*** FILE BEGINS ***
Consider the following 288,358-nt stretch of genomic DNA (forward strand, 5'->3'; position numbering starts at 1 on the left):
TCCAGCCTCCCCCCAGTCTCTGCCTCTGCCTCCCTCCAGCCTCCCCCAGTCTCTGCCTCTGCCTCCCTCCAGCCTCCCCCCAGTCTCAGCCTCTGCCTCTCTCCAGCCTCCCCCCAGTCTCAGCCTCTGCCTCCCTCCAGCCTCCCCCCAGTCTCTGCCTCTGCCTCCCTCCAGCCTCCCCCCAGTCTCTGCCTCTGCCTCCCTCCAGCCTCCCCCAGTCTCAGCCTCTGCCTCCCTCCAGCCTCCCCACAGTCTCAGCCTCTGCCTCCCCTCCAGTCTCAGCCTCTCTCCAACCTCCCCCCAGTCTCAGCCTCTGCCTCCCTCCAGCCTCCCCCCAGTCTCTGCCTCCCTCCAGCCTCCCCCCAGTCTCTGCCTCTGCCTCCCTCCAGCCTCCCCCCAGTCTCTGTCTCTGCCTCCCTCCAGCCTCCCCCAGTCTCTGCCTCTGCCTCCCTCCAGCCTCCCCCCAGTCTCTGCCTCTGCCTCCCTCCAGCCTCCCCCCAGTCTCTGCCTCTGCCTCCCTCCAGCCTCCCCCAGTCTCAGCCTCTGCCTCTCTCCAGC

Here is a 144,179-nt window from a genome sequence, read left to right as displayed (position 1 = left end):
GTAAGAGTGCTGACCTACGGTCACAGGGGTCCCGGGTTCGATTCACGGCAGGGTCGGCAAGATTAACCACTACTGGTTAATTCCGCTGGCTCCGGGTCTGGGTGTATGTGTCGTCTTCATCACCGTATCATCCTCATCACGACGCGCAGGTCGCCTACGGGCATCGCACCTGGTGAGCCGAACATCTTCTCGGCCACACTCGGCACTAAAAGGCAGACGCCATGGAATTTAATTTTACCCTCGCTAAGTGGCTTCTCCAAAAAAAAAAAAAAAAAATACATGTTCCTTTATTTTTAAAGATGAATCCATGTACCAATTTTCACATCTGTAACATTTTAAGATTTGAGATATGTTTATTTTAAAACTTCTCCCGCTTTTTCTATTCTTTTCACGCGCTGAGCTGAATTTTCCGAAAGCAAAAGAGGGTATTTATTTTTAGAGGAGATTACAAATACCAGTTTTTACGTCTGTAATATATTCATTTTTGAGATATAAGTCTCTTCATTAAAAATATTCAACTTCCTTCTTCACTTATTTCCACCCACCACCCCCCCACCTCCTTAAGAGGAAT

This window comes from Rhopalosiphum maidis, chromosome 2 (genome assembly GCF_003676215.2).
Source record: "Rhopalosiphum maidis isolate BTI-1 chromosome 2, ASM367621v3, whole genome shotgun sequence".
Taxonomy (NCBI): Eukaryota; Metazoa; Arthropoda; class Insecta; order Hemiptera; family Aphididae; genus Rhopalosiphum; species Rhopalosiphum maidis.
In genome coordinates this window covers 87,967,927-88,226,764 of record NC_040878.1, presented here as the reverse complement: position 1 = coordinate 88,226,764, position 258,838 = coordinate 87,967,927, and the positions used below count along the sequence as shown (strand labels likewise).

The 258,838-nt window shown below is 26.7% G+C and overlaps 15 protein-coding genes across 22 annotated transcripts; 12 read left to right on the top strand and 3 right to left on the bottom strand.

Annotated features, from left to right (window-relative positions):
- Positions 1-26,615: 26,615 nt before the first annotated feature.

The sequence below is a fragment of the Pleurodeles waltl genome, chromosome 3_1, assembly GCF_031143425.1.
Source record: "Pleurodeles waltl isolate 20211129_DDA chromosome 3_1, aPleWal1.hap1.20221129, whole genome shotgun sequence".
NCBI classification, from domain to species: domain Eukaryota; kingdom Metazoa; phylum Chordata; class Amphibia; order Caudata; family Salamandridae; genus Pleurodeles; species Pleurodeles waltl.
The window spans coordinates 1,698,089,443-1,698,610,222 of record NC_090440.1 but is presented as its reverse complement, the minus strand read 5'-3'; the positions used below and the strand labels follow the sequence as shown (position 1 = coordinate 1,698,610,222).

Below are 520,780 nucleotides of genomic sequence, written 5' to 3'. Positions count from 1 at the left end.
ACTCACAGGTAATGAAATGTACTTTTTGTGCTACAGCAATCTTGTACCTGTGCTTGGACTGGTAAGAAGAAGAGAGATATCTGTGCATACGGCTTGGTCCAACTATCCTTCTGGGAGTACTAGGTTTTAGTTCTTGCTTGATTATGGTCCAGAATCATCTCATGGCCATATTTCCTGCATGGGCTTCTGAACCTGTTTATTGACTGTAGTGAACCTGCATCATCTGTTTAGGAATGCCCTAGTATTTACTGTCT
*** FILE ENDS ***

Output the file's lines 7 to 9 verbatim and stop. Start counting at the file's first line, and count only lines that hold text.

Taxonomy (NCBI): Eukaryota; Metazoa; Arthropoda; class Insecta; order Hemiptera; family Aphididae; genus Rhopalosiphum; species Rhopalosiphum maidis.
In genome coordinates this window covers 87,967,927-88,226,764 of record NC_040878.1, presented here as the reverse complement: position 1 = coordinate 88,226,764, position 258,838 = coordinate 87,967,927, and the positions used below count along the sequence as shown (strand labels likewise).

The 258,838-nt window shown below is 26.7% G+C and overlaps 15 protein-coding genes across 22 annotated transcripts; 12 read left to right on the top strand and 3 right to left on the bottom strand.